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Compulsory Specifications

The most expensive guitar ever sold went for US$2,7 million. It had mother-of-pearl inlays, the standard Fender Stratocaster type, on its fretboard but that is not why the unprecedented price was achieved. That was because it bore the signatures of some pretty heavyweight guitar legends,1 and was auctioned off in 2004 to raise funds for the victims of the 2004 Indonesian Tsunami disaster.2

Mother-of-Pearl (technically, nacre3) has adorned all sorts of jewellery, furniture and instruments for hundreds of years. It comes from Abalone, more commonly known in South Africa as Perlemoen and which, believe it or not, is a sea snail. The flesh – rather, the snail’s foot muscle, actually – is, of course, a prized delicacy. There are records of the San and Khoi-Khoi fishing for perlemoen more than 125 000 years ago.4 It is now illegal to take perlemoen out of South African waters.

And that is how we get to the National Regulator for Compulsory Specifications Act 2008.5 This is because it is not illegal to farm cultured abalone, and this Act sets specifications for their harvesting, preparation, packing, conveyance and quality.6 The poor little snails are not alone in having compulsory specifications, however – there are regulations for almost everything ranging from cars to canned crustacea.7

The Act falls under the auspices of the Minister of Trade and Industry, but for all intents and purposes is administered by the National Regulator.8 What he does is declare compulsory specifications, where they are needed (in all probability, in order to protect us from ourselves9). Most frequently, he declares the SANS10 for the particular product, commodity or service as a compulsory specification.11 Once that happens, the Act applies.

A. Effect of declaration

  1. It is a crime to import, sell or supply a commodity, product or service to which a compulsory specification applies, except in accordance with that specification.12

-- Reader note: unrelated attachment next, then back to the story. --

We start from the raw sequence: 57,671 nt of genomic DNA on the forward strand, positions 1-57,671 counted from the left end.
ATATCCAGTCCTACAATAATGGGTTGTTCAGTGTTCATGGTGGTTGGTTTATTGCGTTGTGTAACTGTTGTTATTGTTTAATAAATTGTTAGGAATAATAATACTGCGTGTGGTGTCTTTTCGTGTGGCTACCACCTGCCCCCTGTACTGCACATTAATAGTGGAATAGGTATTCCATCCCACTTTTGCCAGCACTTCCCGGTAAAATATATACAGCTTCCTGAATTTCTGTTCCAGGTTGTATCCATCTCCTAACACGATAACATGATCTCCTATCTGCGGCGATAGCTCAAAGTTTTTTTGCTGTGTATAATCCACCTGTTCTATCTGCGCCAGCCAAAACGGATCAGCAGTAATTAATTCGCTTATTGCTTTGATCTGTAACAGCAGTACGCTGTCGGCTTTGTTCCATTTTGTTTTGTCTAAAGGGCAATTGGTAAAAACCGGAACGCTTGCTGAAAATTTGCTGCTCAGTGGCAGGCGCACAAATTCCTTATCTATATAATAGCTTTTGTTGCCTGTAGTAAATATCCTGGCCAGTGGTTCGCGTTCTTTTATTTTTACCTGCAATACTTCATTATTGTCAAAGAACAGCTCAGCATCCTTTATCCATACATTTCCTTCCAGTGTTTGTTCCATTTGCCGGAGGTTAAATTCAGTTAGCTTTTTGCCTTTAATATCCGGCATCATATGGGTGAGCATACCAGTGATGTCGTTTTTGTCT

2. No person may import, sell or supply a commodity, product or service to which a compulsory specification applies unless it complies with, or has been manufactured in accordance with, the compulsory specification, or both.13

  3. In addition, if any labelling or marking has been prescribed, these must be applied to the commodity, product or service. It is an offence not to do this.14

  4. If you import, sell or supply a commodity, product or service to which a compulsory specification applies, you must keep, or supply to the National Regulator such records as may be prescribed, and pay such fees as may be prescribed. It is an offence if you do not.15

B. Inspectors and samples

  1. In order to monitor and enforce compliance with the Act, inspectors16 are given wide powers of entry, seizure, search and interrogation. If you are questioned by an inspector conducting one such investigation, you may be charged with a criminal offence if you do not answer each question truthfully and to the best of your ability.17

  2. In addition, the National Regulator can require you to submit samples, to comply with the specified sampling requirements of the particular compulsory specification, and to give such information as may be required about the product and its manufacture, or the service in question. If you don’t, it is a criminal offence.18

  3. It is also an offence if you are in charge of premises an inspector wants to search or examine and you fail to cooperate and furnish assistance to him at all reasonable times.19

  4. Should you, being in charge of the premises, fail to appear before an inspector for questioning having been required to do so, it is also an offence.20

  5. Similarly, it is a crime to: